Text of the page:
A ferret cage should contain a:
Litter box with a very low entrance
Water bottle and a clip-on dish of water
Food container (crock or clip-on), with the food he's accustomed to
Sleeping tube or other nest
Suggestions for ferret nests
When providing a sleeping container in a cage, try to approximate what the ferret would choose. Their priorities are darkness, privacy, and a soft nest with a snug fit. Ferrets are not claustrophobic: they are burrowing animals by nature, and like to feel the walls closing in around them.
Most ferrets like the commercial sleeping tubes that are available in some pet shops or in mail order or on-line catalogs. These are washable fabric tubes open at both ends so that several ferrets can get in at once, which is what they prefer to do. Sleeping tubes were inspired by, and may be economically replaced by, the sleeve of a sweatshirt or the leg of a pair of jogging pants. Some ferrets prefer sleeping in winter hats or wool socks.
Hammocks that attach to the cage wire are also popular: some of these have an imitation sheepskin lining. Some ferrets love hammocks, others don't consider them nesting material at all. If your ferret expresses no interest in a new hammock, try hanging it at different levels or varying the shape of the sleeping surface. Ferrets are not afraid to express their opinions and may flatly refuse to use the newly purchased hammock as a hammock. However, they may enjoy sleeping under the same hammock if it is put on the floor or into a sleeping container.
Small plastic storage boxes are good ferret beds. Tie, tape, or clip them to the cage wire or the ferrets will move them around and tip them over. Add some nesting material, like a T-shirt or a sweatshirt sleeve. Ferrets will also arrange an ordinary terry hand towel over themselves to make a private nest. Fabric cat beds are also appealing ferret nests when 'covers' are added, and these cannot be tipped over.
Ferrets are gregarious by nature and like to sleep in a heap. Even when several beds are available in a cage of ferrets, they usually all sleep in one.
Hot weather: In warm summer months, ferrets should be housed in the coolest area possible, or in an air-conditioned room. They do not tolerate heat well and will die of heat stroke if left for more than a few minutes in a very warm, unventilated area (over 90°F).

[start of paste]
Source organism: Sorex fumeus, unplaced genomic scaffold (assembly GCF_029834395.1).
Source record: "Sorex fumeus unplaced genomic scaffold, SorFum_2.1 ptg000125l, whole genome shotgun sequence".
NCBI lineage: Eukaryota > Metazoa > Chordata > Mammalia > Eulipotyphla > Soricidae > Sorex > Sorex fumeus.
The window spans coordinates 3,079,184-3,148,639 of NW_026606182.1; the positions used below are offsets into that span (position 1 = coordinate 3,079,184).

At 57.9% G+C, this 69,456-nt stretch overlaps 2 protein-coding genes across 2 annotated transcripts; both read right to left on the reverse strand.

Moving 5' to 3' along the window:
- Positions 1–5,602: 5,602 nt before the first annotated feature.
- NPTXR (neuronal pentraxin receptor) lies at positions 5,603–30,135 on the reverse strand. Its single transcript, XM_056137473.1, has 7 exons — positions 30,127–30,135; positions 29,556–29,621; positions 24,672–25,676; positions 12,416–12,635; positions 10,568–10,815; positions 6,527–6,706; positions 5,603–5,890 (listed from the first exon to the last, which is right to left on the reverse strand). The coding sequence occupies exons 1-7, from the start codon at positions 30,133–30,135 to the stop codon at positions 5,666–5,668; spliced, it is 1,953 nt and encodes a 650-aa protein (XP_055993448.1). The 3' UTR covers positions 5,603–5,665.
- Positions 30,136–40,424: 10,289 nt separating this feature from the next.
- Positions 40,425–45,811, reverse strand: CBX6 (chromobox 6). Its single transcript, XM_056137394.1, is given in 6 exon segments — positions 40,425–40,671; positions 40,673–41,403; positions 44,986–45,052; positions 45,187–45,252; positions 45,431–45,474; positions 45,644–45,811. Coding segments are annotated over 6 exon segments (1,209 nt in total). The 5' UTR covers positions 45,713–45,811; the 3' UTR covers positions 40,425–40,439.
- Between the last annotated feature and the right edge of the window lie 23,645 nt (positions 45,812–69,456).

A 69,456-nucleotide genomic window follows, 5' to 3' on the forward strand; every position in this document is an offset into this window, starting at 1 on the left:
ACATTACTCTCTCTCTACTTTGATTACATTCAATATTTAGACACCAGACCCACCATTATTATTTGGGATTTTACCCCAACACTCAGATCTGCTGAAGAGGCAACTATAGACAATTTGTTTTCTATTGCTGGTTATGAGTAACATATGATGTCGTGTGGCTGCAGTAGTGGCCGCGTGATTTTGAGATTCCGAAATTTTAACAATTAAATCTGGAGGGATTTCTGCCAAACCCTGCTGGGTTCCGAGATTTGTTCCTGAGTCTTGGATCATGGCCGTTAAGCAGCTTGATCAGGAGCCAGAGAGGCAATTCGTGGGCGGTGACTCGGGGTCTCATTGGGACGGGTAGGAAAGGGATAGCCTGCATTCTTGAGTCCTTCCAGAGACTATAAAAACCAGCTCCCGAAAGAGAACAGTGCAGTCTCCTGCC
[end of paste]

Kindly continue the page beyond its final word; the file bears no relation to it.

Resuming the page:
Outdoor housing: Ferrets tolerate very cold temperatures if they are well fed and have a warm dry nest to sleep in, preferably with group housing. Traditionally, ferrets have lived in outdoor cages raised off the ground, like rabbit hutches. This is a satisfactory arrangement if fresh water is supplied twice daily when temperatures are freezing, and their food is protected from moisture so that it stays fresh.
The major physical dangers of outdoor housing are:
- Neglect in inclement weather
- Escape of the ferret which may then be lost or killed
- Infection with heartworms
Small ferrets can escape if the cage wire is bigger than 1x1" mesh. Doors and openings for water or feed containers have to be very secure or the ferret will eventually dig his (or her) way out. Some feed hoppers meant for rabbits are so big that when the hopper is empty, a small ferret can climb into it and escape through the top opening.
In very warm weather, the cage should be in an area that is always shaded: even a few minutes in hot sun can kill a ferret. Fresh water should be available at all times and changed twice a day in the hottest part of the summer.
Living in the garage: Many ferrets owned by children end up living in the garage because the mother of the family does not want to clean up after the ferret, and no one notices the smell of the dirty cage when it is in the garage.
What could be sadder than a healthy, energetic young animal confined 24 hours a day to a cage in a damp, dimly lit garage or basement, with nothing to look at, nowhere to play, and no one to play with? These animals are so eager to play when they are removed from the cage that they don't want to be restrained for even a second, and they then may get a reputation for biting or scratching. Like dogs left tied to a dog house in the back yard, these ferrets may eventually be driven to antisocial behavior. If the children forget to feed the ferret, no one notices, and it may be so hungry that it bites the next hand that reaches into the cage. If you don't get a good look at your ferret every day, you will not know if it is feeling sick until it is very sick or dying.
The more fortunate of the garage-dwellers end up in ferret shelters, but many more misunderstood little ferrets are sentenced for life to solitary confinement. If you intend to confine your ferret 100% of the time to a cage in the garage or basement, or even to a large exercise cage outdoors, consider a different kind of pet. Ferrets want to share your home and be involved in your life.
If you lose your ferret
Ferrets are burrowing animals by nature and like to have a dark, private, den-like nest to sleep in. In a house, the spots they select are predictable. If your ferret disappears, you will probably find him in one of these locations:
In any box-like container
Inside a pile of clothing
Inside a piece of furniture (a couch, chair, box spring, or mattress – if they can't find a way in, they'll make one)
Under a kitchen or bathroom cupboard
In a drawer – ferrets can climb up the back of a dresser or kitchen cabinet and get into the drawers, where they make a comfortable nest in your clean clothing or dish towels